New book explores children’s emotional expression

The myriad ways children manage and express their feelings and emotions is the subject of the new book “Don’t Use Your Words! Children’s Emotions in a Networked World,” by Jane Juffer, Cornell professor of English.

The book focuses on children ages 5-9, as Juffer engages cultural studies and media studies in underlining the differences in how children are taught and expected – and how they prefer or need – to express themselves.

“I’m not an expert in child development or child psychology,” Juffer said, “but I try to create a kind of discursive map that brings all these elements together to try and explain what is shaping kids right now.”

Examining the role of television programming and other influential media, and of parents, teachers and therapists conveying expectations for behavior, Juffer argues for kids’ own agency to speak for themselves, even in ways outside of the lines drawn by those expectations.

“There is a gap between how adults say kids should express themselves and how kids want to express themselves,” she said. “What inspired me was my younger son’s struggles when he was beginning kindergarten. It was clear he was having a hard time participating and processing what his teacher was asking him to do; it wasn’t resonating with him. Through volunteering, and observing him and other kids as well, I could see they were feeling very constrained.”

What was not enabled, she said, was “the need to move. I moved him into the Montessori school, where the pedagogy is based on letting the kids move while they’re learning.”

She cites “well-meaning adults trying to say, ‘Use your words, tell how you feel.’ I realized as a parent that doesn’t always work.”

Bodily expression, she said, “shouldn’t be denigrated. That shouldn’t be socialized out of them.”

After laying out her theoretical framework and media studies scholarship that her argument “is both indebted to and departs from,” Juffer presents the rest of book in three sections: on kids’ affective responses to political situations; on children’s television; and on digital literacy.

In the first few chapters, Central American children, just released from detention centers on the U.S.-Mexico border, produce drawings of their experience with immigration policy (“That is a powerful means of communication, as well,” Juffer said); and young American schoolchildren, in a class exercise, write to Donald Trump during and after the 2016 campaign.

A chapter in the television section looks at the Cartoon Network show “Steven Universe” and how, Juffer writes, “the show and its fandom speak to the creativity of kids who occupy precarious positions in the contemporary U.S. [as] members of blended, mixed-race, mixed-legal-status and/or gender-nonconforming families.”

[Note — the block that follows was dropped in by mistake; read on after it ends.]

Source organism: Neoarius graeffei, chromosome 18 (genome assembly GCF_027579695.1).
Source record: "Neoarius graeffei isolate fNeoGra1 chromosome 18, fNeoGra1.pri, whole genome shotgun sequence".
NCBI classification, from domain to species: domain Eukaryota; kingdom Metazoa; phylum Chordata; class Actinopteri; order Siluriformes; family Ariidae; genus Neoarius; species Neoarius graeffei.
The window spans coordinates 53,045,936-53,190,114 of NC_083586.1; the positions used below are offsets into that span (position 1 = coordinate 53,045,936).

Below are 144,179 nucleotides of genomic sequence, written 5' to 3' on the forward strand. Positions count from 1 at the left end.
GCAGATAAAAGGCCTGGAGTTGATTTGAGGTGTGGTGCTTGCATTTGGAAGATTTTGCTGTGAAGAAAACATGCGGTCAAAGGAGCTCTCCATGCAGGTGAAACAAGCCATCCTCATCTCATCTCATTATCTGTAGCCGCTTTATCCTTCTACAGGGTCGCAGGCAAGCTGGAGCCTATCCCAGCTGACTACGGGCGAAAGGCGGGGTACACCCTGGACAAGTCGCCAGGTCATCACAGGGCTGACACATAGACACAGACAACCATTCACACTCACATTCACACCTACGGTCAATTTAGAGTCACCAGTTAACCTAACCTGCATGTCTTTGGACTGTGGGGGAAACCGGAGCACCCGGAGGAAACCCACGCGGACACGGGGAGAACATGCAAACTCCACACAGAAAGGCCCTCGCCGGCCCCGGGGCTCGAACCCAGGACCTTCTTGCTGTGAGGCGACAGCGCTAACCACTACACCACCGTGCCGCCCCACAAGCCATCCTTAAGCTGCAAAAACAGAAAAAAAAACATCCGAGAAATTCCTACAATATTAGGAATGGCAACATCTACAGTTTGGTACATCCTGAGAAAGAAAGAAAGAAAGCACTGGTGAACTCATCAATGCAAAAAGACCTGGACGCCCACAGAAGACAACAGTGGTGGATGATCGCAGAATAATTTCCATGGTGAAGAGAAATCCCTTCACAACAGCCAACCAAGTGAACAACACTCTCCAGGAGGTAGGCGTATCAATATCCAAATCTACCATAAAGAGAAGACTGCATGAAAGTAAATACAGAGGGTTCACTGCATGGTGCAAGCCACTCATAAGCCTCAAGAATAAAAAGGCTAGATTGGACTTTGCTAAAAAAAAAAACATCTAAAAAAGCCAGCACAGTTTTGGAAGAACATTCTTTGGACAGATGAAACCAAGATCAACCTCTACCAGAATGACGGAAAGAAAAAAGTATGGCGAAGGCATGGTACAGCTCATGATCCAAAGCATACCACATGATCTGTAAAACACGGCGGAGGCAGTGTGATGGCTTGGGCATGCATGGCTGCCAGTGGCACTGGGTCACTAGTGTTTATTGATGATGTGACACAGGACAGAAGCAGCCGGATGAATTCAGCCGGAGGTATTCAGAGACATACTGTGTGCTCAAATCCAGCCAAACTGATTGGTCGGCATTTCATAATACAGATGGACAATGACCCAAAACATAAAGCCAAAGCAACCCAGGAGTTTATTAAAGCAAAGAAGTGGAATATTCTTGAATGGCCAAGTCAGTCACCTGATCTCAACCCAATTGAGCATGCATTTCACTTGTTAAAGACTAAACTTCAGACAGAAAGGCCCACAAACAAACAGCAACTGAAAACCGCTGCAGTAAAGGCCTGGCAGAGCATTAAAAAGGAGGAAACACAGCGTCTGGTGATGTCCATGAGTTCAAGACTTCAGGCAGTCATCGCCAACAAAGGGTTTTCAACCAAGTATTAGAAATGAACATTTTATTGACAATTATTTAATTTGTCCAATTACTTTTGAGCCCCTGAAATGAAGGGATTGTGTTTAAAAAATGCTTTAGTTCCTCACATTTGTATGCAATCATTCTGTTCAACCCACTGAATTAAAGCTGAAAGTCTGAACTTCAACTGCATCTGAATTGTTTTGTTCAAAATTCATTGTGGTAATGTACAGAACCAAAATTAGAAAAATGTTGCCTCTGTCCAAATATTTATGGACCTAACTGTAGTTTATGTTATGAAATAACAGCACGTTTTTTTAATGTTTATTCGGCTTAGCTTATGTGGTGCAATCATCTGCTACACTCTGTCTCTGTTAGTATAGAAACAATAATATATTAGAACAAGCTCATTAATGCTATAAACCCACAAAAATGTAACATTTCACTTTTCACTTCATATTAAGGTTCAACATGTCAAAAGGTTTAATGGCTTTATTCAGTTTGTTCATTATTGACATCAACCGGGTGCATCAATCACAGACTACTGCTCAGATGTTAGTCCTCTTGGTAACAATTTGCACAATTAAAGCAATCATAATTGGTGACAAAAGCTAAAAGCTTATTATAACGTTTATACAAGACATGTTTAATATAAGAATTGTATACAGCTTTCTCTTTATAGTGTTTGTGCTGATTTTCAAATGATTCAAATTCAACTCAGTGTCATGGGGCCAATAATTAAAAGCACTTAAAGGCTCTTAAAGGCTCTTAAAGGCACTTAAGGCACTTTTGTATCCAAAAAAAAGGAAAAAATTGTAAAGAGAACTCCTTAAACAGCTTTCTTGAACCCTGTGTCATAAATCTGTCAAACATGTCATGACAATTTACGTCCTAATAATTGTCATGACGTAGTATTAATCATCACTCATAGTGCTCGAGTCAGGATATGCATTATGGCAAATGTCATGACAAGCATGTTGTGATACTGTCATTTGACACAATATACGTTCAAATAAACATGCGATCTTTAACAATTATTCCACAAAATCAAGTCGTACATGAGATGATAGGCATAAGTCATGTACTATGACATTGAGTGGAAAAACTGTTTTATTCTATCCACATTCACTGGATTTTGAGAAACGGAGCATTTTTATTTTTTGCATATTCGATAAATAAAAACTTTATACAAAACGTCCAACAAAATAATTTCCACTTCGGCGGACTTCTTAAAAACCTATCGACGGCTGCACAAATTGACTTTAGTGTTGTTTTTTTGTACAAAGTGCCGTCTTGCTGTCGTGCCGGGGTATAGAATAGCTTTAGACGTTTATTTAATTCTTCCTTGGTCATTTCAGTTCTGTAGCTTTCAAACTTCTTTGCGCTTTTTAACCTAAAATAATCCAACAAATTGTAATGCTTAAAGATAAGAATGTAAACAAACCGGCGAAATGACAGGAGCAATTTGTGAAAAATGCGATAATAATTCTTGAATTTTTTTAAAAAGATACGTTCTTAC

The section “The Limits of Digital Literacy” looks at the potential of the internet and online gaming for children’s expression.

“What is the potential for these spaces for kids that involve not using words? These are important places where kids express their feelings to each other, without adults,” Juffer said. “In ‘Minecraft,’ it’s a very expressive exclamatory language, with symbols and emojis. My takeaway is that parents and teachers shouldn’t automatically condemn these games, and to not project our assumptions on them. These are viable forms of communication.”

The cultural production of children inspired by their exposure to media includes fan art and internet memes, Juffer said.

“A lot of people see the need for creativity and movement and having a wide range of expression,” she said. “There are progressive educators who say, ‘It’s OK if your kid doesn’t read in kindergarten. They’ll catch up eventually.’ There are these alternative voices that I hope people can give credence to. … We read so much about kids with attention deficit hyperactivity disorder and being on the spectrum, and I’m hoping to encourage parents and educators to not immediately seek a diagnosis but explore alternative needs for expression.”

Juffer also teaches in the Feminist, Gender & Sexuality Studies Program at Cornell; her courses have included cultural studies, Latino studies and feminist theory.

Her books include “At Home With Pornography: Women, Sex and Everyday Life” (1998), “Single Mother: The Emergence of the Domestic Intellectual” (2006) and “Intimacy Across Borders: Race, Religion and Migration in the U.S. Midwest” (2013).

This story also appeared in the Cornell Chronicle.

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		 Drawing of a child